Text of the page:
Sister Goose and the Foxes
Sister Goose swam in the pond, happy as could be. Now and then, she ducked her head down to nibble a little bit here, and nibble a little bit there. She took no more than her fill of those succulent underwater plants, for she knew that the pond belonged to everyone.
Meanwhile, Brother Fox was hiding in the willows at the far end of the pond. He didn’t like to see anyone happy, least of all a goose.
Sister Goose swam along, enjoying the clear blue sky and the bright sunshine. She swam along to the willows growing at the far end of the pond. All of a sudden Brother Fox sprang right out of those willows shouting, “Trespasser! You get off my lake!”
Sister Goose shrugged up her wings and looked at Brother Fox, mystified. “Trespasser? How so? This lake does not belong to you, it belongs to us all!”
Brother Fox didn’t seem to hear her. He carried on, “You’ve been eating some of the plants in this pond. They don’t belong to you! If you don’t get out of this lake, I’m going to take you to court!”
Sister Goose was truly perplexed. She knew she hadn’t done anything wrong, but she could see by the ugly gleam in Brother Fox’s eyes that she wouldn’t be able to convince him. Instead she said, “I’m not afraid to go to court over this. At least there, justice will be served.”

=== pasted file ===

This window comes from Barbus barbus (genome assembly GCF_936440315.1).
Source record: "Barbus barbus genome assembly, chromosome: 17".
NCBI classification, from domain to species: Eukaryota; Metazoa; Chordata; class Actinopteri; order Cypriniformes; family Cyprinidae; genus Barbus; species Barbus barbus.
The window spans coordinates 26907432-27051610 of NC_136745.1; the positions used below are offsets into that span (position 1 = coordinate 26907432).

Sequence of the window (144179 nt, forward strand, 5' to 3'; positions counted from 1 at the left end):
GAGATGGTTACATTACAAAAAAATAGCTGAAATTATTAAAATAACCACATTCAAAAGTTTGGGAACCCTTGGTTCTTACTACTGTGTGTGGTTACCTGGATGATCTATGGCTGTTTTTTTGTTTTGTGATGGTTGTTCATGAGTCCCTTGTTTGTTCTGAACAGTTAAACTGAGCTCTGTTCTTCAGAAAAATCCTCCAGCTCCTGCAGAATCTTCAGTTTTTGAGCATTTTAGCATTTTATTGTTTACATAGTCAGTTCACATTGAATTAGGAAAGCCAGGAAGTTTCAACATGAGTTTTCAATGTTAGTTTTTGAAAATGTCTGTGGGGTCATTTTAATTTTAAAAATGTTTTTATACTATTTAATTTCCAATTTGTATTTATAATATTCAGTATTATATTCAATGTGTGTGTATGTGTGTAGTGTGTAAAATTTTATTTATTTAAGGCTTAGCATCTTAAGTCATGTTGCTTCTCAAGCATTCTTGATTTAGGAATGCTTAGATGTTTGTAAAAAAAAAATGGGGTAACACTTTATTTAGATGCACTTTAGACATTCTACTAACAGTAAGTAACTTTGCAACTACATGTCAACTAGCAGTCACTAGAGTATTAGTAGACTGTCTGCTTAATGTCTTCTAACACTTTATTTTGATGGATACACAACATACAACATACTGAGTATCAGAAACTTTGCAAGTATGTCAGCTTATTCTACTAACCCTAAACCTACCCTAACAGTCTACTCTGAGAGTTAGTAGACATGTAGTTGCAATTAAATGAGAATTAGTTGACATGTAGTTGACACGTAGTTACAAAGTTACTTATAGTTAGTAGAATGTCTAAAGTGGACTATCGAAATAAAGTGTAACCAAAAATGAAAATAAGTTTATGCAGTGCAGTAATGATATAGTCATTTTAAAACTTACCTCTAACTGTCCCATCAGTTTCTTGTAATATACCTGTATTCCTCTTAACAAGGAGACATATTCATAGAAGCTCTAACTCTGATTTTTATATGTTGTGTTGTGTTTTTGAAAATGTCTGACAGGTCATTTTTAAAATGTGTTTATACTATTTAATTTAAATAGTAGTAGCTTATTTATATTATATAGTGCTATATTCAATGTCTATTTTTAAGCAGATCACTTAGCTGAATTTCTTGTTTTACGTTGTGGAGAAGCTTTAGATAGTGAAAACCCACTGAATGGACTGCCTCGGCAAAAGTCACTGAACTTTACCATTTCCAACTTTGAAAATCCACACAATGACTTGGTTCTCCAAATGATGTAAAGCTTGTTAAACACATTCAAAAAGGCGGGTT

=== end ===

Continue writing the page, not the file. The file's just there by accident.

And so they went to court.
But when Sister Goose arrived at the courthouse, she was very surprised. The clerks who sat just inside the doors were both foxes. Inside the courtroom, she saw that the lawyers were foxes. And the judge was a fox. And even the jurors, though some of them had red fur and some of them had brown fur and some of them had silver fur, were all foxes too.
Sister Goose was quaking as she entered the defendant's booth. Sure enough, though her arguments were sound, the judge and the jury found her guilty. They convicted her and turned her into stew.
That is how it goes. There isn’t much justice for the likes of a goose when the folks in the courthouse are all foxes.